This spring, coinciding with his first major exhibition in the Middle East, American sculptor Richard Serra launched a public art commission in Qatar entitled East-West/West-East. Serra’s large-scale assemblies of sheet metal are famously minimal and massive, and this site-specific work in Qatar is absolutely monolithic.
About an hour from Doha, across the Qatari peninsula in the Brouq Nature Reserve, the piece is an isolated destination. The trip to East-West/West-East requires an off-road vehicle and a GPS.
In a vast desert landscape, four vertical steel plates are aligned in a one-kilometer line between two plateaus, perpendicular to the horizon between them. They range in height from about 48 to 54 feet so that they are level with one another and with the topography. The pillars already have developed Serra’s characteristic rust patina, and the surface will often be too hot to touch in the desert where summer temperatures exceed 120F. With such height and mass, East-West/West-East is monolithic within the sublime landscape, and almost seems to be older than the crumbling cliffs around it.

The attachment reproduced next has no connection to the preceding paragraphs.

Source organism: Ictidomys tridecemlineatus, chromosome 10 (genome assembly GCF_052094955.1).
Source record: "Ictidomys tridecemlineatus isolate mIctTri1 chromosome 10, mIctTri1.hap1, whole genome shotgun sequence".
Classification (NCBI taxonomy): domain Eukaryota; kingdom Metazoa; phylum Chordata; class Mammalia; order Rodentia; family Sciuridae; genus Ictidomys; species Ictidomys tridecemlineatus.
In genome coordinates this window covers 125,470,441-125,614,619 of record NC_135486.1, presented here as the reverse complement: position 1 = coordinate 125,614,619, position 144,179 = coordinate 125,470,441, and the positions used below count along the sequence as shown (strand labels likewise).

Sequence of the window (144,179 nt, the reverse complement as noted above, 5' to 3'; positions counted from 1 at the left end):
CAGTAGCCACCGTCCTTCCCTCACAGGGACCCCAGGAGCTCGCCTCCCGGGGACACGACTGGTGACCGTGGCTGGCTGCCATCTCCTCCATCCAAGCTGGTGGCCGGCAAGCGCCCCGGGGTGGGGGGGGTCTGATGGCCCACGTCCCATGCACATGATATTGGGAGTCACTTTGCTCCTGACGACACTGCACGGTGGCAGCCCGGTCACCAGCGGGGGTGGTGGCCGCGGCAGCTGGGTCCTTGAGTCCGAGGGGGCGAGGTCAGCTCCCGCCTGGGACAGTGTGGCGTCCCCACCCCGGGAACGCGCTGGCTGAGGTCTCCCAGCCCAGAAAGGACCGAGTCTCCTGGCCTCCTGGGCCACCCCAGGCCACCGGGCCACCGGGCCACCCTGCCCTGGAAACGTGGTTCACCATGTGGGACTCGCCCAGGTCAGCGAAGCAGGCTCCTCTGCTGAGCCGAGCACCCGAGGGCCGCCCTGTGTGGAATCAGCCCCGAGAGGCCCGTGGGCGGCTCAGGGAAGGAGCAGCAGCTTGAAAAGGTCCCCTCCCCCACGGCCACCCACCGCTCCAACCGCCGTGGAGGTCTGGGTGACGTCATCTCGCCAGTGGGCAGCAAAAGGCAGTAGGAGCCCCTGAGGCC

East-West/West-East and the aforementioned exhibition were commissioned by the Qatar Museums Authority. QMA was created in 2005 to direct Qatar’s museums and art collection, which are expanding at at incredible pace.
Designed by I.M. Pei, the Museum of Islamic Art opened in 2008 with collections spanning twelve centuries and three continents. Mathaf: Arab Museum of Modern Art opened in 2010 with a collection of more than 6,000 works, and the National Museum of Qatar, designed by Jean Nouvel, is scheduled to open in late 2014.
Under the leadership of Sheikha Al Mayassa Bint Hamad Bin Khalifa Al-Thani – sister of the current Emir of Qatar – QMA has commissioned public works by artists including Richard Serra, Louise Bourgeois, Damien Hirst, and Urs Fischer. It is estimated that QMA spends more than $1 billion on art acquisitions and new commissions each year.